Clearance of Jaundice Post-Kasai

After the Kasai operation, bilirubin levels normalized (≤20 μmol/L) in 17 of 43 (39.5%) patients, decreased between 20 and 50 μmol/L in 5 of 43 (11.6%) patients, and remained above 50 μmol/L in 21 of 43 (48.8%) patients. Fourteen of 17 patients whose bilirubin levels returned to normal values did not need LT. Two of 5 patients whose bilirubin levels decreased between 20 and 50 μmol/L underwent LT. All 21 patients whose bilirubin levels remained above 50 μmol/L received transplants or died while waiting for an LT.

The postoperative evolution after Kasai PE is represented in Figure 2. Results of the general outcome of patients with BA are summarized in Figure 3.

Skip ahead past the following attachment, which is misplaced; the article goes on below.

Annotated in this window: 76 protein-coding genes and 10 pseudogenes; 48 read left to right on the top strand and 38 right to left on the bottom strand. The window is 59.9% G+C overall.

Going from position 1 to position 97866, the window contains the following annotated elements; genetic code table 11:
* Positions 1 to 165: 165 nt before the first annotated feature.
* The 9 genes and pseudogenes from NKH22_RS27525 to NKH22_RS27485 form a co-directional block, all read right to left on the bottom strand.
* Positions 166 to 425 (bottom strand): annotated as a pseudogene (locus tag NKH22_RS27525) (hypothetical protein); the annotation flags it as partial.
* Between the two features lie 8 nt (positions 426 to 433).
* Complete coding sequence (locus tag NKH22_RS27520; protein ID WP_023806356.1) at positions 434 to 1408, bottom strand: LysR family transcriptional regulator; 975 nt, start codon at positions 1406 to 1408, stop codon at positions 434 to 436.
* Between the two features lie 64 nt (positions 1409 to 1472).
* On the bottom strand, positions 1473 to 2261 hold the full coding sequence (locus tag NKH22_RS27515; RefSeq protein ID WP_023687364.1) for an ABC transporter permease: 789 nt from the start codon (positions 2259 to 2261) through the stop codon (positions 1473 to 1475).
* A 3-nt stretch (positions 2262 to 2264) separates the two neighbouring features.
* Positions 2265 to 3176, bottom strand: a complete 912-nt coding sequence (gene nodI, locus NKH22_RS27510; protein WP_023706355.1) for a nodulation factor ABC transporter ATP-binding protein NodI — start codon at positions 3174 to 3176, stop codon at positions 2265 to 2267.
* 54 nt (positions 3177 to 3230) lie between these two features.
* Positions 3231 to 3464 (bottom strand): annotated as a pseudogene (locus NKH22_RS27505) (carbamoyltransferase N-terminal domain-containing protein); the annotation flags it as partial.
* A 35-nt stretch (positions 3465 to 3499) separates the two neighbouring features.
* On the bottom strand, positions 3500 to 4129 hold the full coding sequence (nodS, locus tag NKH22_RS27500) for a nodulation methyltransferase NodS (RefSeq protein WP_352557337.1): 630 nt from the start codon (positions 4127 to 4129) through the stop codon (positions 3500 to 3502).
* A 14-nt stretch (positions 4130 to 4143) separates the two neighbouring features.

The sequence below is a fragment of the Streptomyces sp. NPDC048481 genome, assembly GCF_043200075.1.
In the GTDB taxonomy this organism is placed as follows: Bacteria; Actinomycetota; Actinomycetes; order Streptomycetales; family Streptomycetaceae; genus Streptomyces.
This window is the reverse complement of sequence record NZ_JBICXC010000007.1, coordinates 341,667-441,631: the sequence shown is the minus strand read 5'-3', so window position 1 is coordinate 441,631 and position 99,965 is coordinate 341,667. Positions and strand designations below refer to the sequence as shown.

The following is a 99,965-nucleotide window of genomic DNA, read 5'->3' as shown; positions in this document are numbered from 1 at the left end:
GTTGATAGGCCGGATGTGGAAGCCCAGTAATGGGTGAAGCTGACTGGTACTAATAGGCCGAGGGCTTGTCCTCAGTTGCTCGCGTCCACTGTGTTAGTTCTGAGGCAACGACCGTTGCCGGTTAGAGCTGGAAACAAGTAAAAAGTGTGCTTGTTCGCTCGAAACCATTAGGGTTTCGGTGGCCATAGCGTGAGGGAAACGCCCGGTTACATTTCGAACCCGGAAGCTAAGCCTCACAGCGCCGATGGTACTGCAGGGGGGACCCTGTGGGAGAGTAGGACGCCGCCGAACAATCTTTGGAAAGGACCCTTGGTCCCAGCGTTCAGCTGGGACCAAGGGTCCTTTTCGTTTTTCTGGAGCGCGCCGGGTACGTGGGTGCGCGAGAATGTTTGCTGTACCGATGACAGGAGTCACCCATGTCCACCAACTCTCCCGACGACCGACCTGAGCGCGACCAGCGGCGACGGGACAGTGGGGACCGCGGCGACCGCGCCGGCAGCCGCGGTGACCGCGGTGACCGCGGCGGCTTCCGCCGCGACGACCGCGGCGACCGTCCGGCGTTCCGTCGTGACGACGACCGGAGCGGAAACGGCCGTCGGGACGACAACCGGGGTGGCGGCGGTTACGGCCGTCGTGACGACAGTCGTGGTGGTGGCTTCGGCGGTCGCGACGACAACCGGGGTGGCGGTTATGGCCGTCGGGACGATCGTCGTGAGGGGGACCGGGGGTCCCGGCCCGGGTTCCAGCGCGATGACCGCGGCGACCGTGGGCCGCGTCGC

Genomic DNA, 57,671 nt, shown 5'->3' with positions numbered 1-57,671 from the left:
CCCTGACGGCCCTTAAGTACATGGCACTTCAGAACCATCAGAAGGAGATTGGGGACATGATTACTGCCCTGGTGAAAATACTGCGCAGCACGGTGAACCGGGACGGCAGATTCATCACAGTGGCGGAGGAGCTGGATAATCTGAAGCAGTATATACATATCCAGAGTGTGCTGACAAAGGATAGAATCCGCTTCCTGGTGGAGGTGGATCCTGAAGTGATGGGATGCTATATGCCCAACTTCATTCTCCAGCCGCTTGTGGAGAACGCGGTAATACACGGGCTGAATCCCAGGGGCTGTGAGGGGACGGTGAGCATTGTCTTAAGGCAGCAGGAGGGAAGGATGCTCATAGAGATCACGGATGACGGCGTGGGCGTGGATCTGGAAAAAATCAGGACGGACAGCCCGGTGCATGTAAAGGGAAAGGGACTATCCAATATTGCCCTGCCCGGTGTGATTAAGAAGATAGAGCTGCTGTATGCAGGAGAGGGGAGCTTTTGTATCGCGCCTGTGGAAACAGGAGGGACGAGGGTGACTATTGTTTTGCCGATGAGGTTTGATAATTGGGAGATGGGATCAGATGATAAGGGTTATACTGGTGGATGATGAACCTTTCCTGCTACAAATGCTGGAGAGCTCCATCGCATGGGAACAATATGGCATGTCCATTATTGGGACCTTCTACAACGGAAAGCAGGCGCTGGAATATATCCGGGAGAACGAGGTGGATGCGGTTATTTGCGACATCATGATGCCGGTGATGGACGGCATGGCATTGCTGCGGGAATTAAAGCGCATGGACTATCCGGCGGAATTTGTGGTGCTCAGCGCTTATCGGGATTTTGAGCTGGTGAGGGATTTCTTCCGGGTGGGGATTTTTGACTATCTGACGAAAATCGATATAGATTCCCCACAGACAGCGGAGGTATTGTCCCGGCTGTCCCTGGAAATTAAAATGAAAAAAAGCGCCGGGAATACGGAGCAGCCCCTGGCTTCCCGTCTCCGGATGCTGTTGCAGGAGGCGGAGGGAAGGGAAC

FIG. 2:
Evolution of 43 patients with biliary atresia who underwent Kasai portoenterostomy. LT = liver transplantation. *Before 2001; **anicteric bilirubin level ≤20 μmol/L.
FIG. 3:
Results of general outcome of Swiss patients with BA, born between 1994 and 2004: 91.7% of all patients were alive at the end of the study.

Survival With Native Liver

Survival with native liver (SNL) (Fig. 4) of all patients with BA from diagnosis was 40.5% ± 7.4% at 2 years and 32.7% ± 7.2% at 4 and 5 years. Survival with native liver in patients who underwent Kasai PE was 43.4% ± 7.9% at 2 years and 37.4% ± 7.9% at 4 and 5 years. Survival with native liver after the Kasai operation was strongly linked to the clearance of jaundice after the Kasai operation: 2- and 5-year SNL was 92.3% ± 7.4% and 83.9% ± 10.4% in patients with successful Kasai operation, 60% ± 21.9% and 60% ± 21.9% in patients with intermediate results of the Kasai operation, and 4.8% ± 4.6% and 0% in patients with failed Kasai operation, the longest SNL being 28 months in this group of patients (P < 0.0001).

FIG. 4: